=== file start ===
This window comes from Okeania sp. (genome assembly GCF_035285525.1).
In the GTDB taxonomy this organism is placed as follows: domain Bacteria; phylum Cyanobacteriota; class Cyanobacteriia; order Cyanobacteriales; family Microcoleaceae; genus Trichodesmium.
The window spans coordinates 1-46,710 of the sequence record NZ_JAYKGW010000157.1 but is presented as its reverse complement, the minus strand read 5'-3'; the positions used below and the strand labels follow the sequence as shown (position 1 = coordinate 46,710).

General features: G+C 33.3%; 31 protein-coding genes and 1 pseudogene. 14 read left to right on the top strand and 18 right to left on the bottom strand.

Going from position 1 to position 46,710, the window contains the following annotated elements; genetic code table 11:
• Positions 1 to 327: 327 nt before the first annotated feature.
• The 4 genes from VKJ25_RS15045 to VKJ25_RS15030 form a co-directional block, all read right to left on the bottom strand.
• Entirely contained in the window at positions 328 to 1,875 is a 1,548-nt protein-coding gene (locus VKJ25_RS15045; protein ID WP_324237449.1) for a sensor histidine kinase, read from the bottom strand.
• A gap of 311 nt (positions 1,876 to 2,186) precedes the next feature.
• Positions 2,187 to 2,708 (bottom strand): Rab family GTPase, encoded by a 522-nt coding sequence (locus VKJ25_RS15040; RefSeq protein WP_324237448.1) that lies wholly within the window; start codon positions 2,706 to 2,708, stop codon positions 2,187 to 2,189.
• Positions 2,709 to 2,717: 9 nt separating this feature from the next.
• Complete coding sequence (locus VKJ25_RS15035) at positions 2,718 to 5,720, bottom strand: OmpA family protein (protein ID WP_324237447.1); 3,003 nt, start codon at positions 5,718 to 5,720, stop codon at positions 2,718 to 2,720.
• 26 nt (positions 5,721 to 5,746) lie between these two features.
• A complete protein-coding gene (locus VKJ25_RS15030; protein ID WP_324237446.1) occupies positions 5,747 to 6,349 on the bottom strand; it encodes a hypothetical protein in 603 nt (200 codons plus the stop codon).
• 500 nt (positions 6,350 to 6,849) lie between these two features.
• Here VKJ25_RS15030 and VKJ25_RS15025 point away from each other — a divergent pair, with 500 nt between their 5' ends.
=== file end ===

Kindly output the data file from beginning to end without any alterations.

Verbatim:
This window comes from Okeania sp. (genome assembly GCF_035285525.1).
In the GTDB taxonomy this organism is placed as follows: domain Bacteria; phylum Cyanobacteriota; class Cyanobacteriia; order Cyanobacteriales; family Microcoleaceae; genus Trichodesmium.
The window spans coordinates 1-46,710 of the sequence record NZ_JAYKGW010000157.1 but is presented as its reverse complement, the minus strand read 5'-3'; the positions used below and the strand labels follow the sequence as shown (position 1 = coordinate 46,710).

General features: G+C 33.3%; 31 protein-coding genes and 1 pseudogene. 14 read left to right on the top strand and 18 right to left on the bottom strand.

Going from position 1 to position 46,710, the window contains the following annotated elements; genetic code table 11:
• Positions 1 to 327: 327 nt before the first annotated feature.
• The 4 genes from VKJ25_RS15045 to VKJ25_RS15030 form a co-directional block, all read right to left on the bottom strand.
• Entirely contained in the window at positions 328 to 1,875 is a 1,548-nt protein-coding gene (locus VKJ25_RS15045; protein ID WP_324237449.1) for a sensor histidine kinase, read from the bottom strand.
• A gap of 311 nt (positions 1,876 to 2,186) precedes the next feature.
• Positions 2,187 to 2,708 (bottom strand): Rab family GTPase, encoded by a 522-nt coding sequence (locus VKJ25_RS15040; RefSeq protein WP_324237448.1) that lies wholly within the window; start codon positions 2,706 to 2,708, stop codon positions 2,187 to 2,189.
• Positions 2,709 to 2,717: 9 nt separating this feature from the next.
• Complete coding sequence (locus VKJ25_RS15035) at positions 2,718 to 5,720, bottom strand: OmpA family protein (protein ID WP_324237447.1); 3,003 nt, start codon at positions 5,718 to 5,720, stop codon at positions 2,718 to 2,720.
• 26 nt (positions 5,721 to 5,746) lie between these two features.
• A complete protein-coding gene (locus VKJ25_RS15030; protein ID WP_324237446.1) occupies positions 5,747 to 6,349 on the bottom strand; it encodes a hypothetical protein in 603 nt (200 codons plus the stop codon).
• 500 nt (positions 6,350 to 6,849) lie between these two features.
• Here VKJ25_RS15030 and VKJ25_RS15025 point away from each other — a divergent pair, with 500 nt between their 5' ends.